Take the story beyond tragedy
Meet Lucia, whose story is humanizing the demand for Deferred Enforced Departure for Colombia
As we wrap up Hispanic Heritage Month, we’re honored to introduce you to Lucia — a Colombian woman who faced the impossible decision between pursuing safety and remaining in her homeland. Now, she emerges as an immigration reform leader.
Her story is visualized through a recorded interview and illustrations by our communications fellow Miguel Rueda — whose own story explains why this project is so close to his heart.
Community Change Action senior immigration organizer Isaias Guerrero first met Lucia during a Lobby Day where a group of other recently-arrived Colombian migrants were meeting with legislators at the Capitol in D.C. to humanize the demand for Deferred Enforced Departure (DED) for Colombia, a temporary relief for those seeking refuge.
“This is where I saw Lucia shine,” remembers Guerrero. “She shared her painful and powerful story and was really able to connect with legislators.”
A staffer who was listening to Lucia’s journey insisted that U.S. Representative Jim McGovern meet the delegation and he asked to take a picture with the group — a memorable moment for Lucia who recounts in the story that people are not even allowed to approach politicians in Colombia.
Just this week, Reps. Pramila Jayapal and McGovern led 50 members of Congress in calling for a DED designation for Colombians.
“It was important to highlight the pain behind Lucia’s story, but not leave it there,” describes Guerrero. “One of the most important organizing principles is that those closest to the pain should lead. And when they do, the most radical, groundbreaking ideas come. That is what I saw on that lobby day and with Lucia.”
When we were initially brainstorming this collaboration for ChangeWire with Guerrero and Rueda, we did so with sensitivity and intentionality. Rueda implemented a graphic novel style to the illustrations, not to make Lucia a superhero, but to bring the landscape of her life to eyes in a memorable way.
“Miguel understands so well how to illustrate people’s lives with respect and dignity,” says Guerrero. “And since this issue is close to his heart, he truly poured all his talent and energy into a beautiful masterpiece.”
We worked as a team to make sure Lucia was represented beyond the tragedy she moves through. She’s a nurse, a fighter, and has a longing for the home she was forced to leave behind to save her own life.
“I really hope President Biden listens to Lucia and hundreds of thousands of Colombians like her, including my father, who are awaiting the opportunity to work, live out of the shadows and go back to their countries,” says Guerrero. “Deferred Enforced Departure — while it is not enough — is truly an opportunity for Colombians who have fled war for decades, to feel that peace that we all have been waiting for.”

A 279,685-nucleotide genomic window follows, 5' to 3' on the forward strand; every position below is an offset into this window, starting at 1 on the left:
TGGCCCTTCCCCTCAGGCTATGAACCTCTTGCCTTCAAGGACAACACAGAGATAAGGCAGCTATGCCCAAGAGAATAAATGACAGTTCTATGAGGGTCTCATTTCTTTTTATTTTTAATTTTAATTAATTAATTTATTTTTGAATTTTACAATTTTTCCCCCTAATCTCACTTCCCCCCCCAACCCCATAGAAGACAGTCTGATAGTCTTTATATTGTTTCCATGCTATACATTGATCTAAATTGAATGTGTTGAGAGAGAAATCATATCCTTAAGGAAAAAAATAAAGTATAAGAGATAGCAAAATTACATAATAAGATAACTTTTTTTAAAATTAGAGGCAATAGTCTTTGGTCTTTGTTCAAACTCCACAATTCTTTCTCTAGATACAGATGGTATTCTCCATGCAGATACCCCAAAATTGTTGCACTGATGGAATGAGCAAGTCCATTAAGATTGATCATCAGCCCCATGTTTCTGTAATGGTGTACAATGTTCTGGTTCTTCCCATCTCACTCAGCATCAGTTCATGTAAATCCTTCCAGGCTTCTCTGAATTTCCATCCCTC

Guerrero describes silence in the face of injustice as a form of violence against those who seek peace. And art has always been a powerful medium for amplifying immigrant experiences, using music to narrate their arduous journeys.
Guerrero, a musician himself, is producing a new series for ChangeWire called Poder del Pueblo (Power of the People), where he’ll explore the roots of bands and genres to uncover how music has fueled movement spaces. Check out his first piece in the series here.
Check out these other stories that delve into the work of immigrant leaders:
"Gaita for Love and Freedom” — Being undocumented, Isaias Guerrero wasn’t able to revisit his home country of Colombia for 16 years. It was through music that he traveled home and all across the world. While you’re here, check out the Poder del Pueblo music video, a love letter to D.C.’s Columbia Heights neighborhood.
“How Organizing Won in Minnesota” — Community Change partners, UnidosMN and ISAIAH, spent decades collaborating with the community and policymakers to win legislation that impacts nearly every Minnesotan. Immigrant communities were central to what some are calling the ‘Minnesota miracle.’
“Tacos and Voting” — A replay of the organizing it took to win a constitutional amendment guaranteeing child care for New Mexicans. This moment was a result of 12 years of intense and challenging organizing with grassroots group Organizing in the Land of Enchantment( OLÉ ).
Eileen Sepulveda writes about how the joy of the fall season is dampened by those emails that it’s time to start repaying her student loans again after a few years of pandemic relief.
The Inflation Reduction Act is trying to make life-saving prescription medications more affordable. But Big Pharma is suing, claiming that patients aren’t getting enough of a say. Well, here’s one patient’s take: “I call bull on their concerns.”
Threats of a government shutdown are postponed for now. But when the heat picks back up in November, remember these stories of ordinary Americans who are speaking out on what the House GOP’s mess will mean for them.
On the horizon
Check back before the end of Domestic Violence Awareness Month for a survivor’s take on how guaranteed income programs can help people — especially women with children — get out of abusive situations.
The Medicaid unwinding has begun as millions face getting kicked off their care with pandemic-era continuous enrollment requirements ending. Emily Withnall talks about how it happened to her daughter in New Mexico and walks us through the headache of Medicaid’s “byzantine” application process.
See a story here you want to dig in further on? Inspired by a courageous perspective you’ve heard on ChangeWire and want to connect with one of our storytellers? Want to join us in amplifying the voices of ordinary people creating positive change? We’d love to hear from you.